After a particularly blurry New Year’s Day, Chloe Walker, 28, came to the realisation that her relationship with alcohol had become toxic. Turning her Dry January into a dry year, she’s now tempted to make it a permanent lifestyle choice. Here’s why
One thing you should know about me - I love a challenge. I am extremely competitive. Second thing is, I was not an alcoholic. But when I woke up on January 1st 2017, with no recollection of how I made it to my bed, what had happened or what was said, something inside me snapped, and I knew I had to make a change.
I was never the type of girl who would drink everyday. I wouldn’t open a bottle of wine after a hard day’s work or just enjoy the odd glass. That wasn’t my style. No, I was the girl who would drink to get completely blind crazy drunk. The one who would sneak a few shots at the bar when I was going to the toilet, and one on the way back without anyone knowing. The one who thought she could drink a lot more than she could actually handle and who had a selection of different personalities she would take on when in that state – not always the type I’d like to be friends with. I was the one who could never say no.
I used alcohol in many ways; one was to boost my confidence, another to help me get the guys I wanted. I used it to cover up my feelings so I didn’t have to deal with them sober, but mainly I used it to have fun. I enjoyed the feeling of being drunk and not being in control. For me, it was complete escapism from the world and myself. Now don’t get me wrong, I have had many, many good times when drinking alcohol and I have a lot of outrageous tales to tell and funny stories to share which is all thanks to booze (most of the stuff I wouldn’t have dared done if I’d been sober!). However, the bad memories outweigh the good and after one too many regrets and dented relationships, New Year’s Eve 2016 was the scene of my final tequila shot. I decided to not just do Dry January , but to embark on a dry 2017 instead. Remember - I love a challenge. Especially a personal one. Therefore 12 months ago, I drank my very last drink at the bar and had my very last epic hangover.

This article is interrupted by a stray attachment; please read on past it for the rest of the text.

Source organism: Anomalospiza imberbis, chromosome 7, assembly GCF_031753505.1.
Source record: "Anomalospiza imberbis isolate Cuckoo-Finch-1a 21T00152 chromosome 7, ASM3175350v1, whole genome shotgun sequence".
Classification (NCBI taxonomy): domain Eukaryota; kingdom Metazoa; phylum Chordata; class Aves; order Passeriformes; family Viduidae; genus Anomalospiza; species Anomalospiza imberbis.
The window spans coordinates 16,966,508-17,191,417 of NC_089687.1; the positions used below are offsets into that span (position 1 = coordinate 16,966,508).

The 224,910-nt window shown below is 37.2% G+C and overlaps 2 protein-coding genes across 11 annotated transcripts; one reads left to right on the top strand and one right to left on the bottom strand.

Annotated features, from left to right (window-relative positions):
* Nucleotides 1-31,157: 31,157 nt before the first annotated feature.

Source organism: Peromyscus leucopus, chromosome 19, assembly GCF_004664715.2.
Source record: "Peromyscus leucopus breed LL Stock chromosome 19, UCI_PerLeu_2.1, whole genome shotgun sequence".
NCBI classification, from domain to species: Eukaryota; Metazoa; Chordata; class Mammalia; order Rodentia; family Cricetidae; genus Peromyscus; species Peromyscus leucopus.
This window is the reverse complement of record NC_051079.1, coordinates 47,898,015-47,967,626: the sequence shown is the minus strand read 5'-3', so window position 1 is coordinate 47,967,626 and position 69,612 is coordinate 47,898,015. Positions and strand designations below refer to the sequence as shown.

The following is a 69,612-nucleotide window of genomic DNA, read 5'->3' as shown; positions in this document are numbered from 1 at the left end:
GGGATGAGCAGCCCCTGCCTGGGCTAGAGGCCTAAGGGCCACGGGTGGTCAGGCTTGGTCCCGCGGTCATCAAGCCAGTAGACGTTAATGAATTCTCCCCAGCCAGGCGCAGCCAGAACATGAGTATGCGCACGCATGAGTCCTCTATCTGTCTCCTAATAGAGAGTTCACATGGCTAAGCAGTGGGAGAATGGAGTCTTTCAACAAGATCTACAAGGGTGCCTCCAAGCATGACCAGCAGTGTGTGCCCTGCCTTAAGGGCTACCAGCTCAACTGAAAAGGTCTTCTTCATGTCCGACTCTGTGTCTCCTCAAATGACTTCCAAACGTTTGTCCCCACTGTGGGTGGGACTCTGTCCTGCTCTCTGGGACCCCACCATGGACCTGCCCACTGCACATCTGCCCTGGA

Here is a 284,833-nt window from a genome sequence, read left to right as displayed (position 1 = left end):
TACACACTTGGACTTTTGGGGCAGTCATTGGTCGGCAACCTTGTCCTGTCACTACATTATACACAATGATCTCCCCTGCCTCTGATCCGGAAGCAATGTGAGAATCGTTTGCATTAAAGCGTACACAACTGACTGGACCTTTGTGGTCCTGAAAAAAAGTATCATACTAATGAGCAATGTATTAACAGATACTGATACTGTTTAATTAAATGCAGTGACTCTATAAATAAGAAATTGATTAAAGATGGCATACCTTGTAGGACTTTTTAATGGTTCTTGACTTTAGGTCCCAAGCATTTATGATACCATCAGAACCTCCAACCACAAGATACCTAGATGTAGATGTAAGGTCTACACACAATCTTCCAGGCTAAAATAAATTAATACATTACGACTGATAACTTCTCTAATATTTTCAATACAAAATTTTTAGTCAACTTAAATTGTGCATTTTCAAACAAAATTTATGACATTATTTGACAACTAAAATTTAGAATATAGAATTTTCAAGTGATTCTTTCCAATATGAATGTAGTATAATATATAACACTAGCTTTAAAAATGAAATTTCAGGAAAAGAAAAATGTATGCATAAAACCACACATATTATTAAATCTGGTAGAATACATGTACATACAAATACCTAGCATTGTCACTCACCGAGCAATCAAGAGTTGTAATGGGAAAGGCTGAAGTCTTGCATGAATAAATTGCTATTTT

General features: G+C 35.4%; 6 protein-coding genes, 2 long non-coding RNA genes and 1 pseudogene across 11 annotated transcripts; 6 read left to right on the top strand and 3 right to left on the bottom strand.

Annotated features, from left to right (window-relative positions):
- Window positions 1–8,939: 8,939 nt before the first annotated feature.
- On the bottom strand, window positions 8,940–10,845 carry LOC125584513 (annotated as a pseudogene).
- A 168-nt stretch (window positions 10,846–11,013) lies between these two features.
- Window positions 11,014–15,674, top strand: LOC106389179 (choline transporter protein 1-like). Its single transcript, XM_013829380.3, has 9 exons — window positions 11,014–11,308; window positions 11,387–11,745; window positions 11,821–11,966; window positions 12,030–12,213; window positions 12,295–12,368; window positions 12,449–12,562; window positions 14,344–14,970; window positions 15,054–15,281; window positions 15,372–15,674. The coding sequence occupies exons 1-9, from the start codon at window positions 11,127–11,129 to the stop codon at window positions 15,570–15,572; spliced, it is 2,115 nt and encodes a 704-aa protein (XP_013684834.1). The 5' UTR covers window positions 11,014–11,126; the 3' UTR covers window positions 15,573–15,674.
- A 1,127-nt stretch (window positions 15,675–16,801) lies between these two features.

2017 was the year I went completely cold turkey and broke up with booze. It was terrifying, emotional and completely out of my comfort zone. Until it became my new norm and turned out to be the most liberating journey of self-acceptance I’ve embarked on. Here’s what I learned from my year of sobriety, its ups and downs and the greatest things I gained.
1. I became more accepting of my feelings
Removing alcohol from my life made me connect with my emotions more. It was like taking off the rose-tinted beer goggles. It made me more accepting about what I was feeling - sadness, anger, happiness, disappointment, anxiousness...I became more open to all of them and embraced whatever was being thrown at me. I’ve learned that it’s okay to feel everything and I shouldn't be embarrassed or ashamed.
2. I got my weekends back
No more hangovers! Without feeling sick or replaying any cringe-worthy moments from the night before (that would make me never want to show my face in public again), I was able to be much more productive. There have been times however, where my friends were too hungover to do anything or stick to a brunch date, so I ended up enjoying my avocado on toast alone until they made an appearance.
3. I became fitter than I’ve ever been
A strange sort of reconnection seems to happen between your head and your body when you no longer use your legs as just a way to hold yourself up at a bar. In the past, I would have a big boozy session, be too hungover to exercise and eat everything in sight to make myself feel better again which would hinder my results. However with more time on my hands, I was able to explore different forms of exercise and ended up setting myself a goal of running a 10K by the end of the year. I started training for it and to my surprise, discovered a new love of running. I’ve managed to lose 12 pounds over the year and I feel stronger in both my body and my mind, fitter, leaner and a hell of a lot happier.
MORE GLOSS: Top tips to help you train for a 10K
4. I learned that vulnerability can be empowering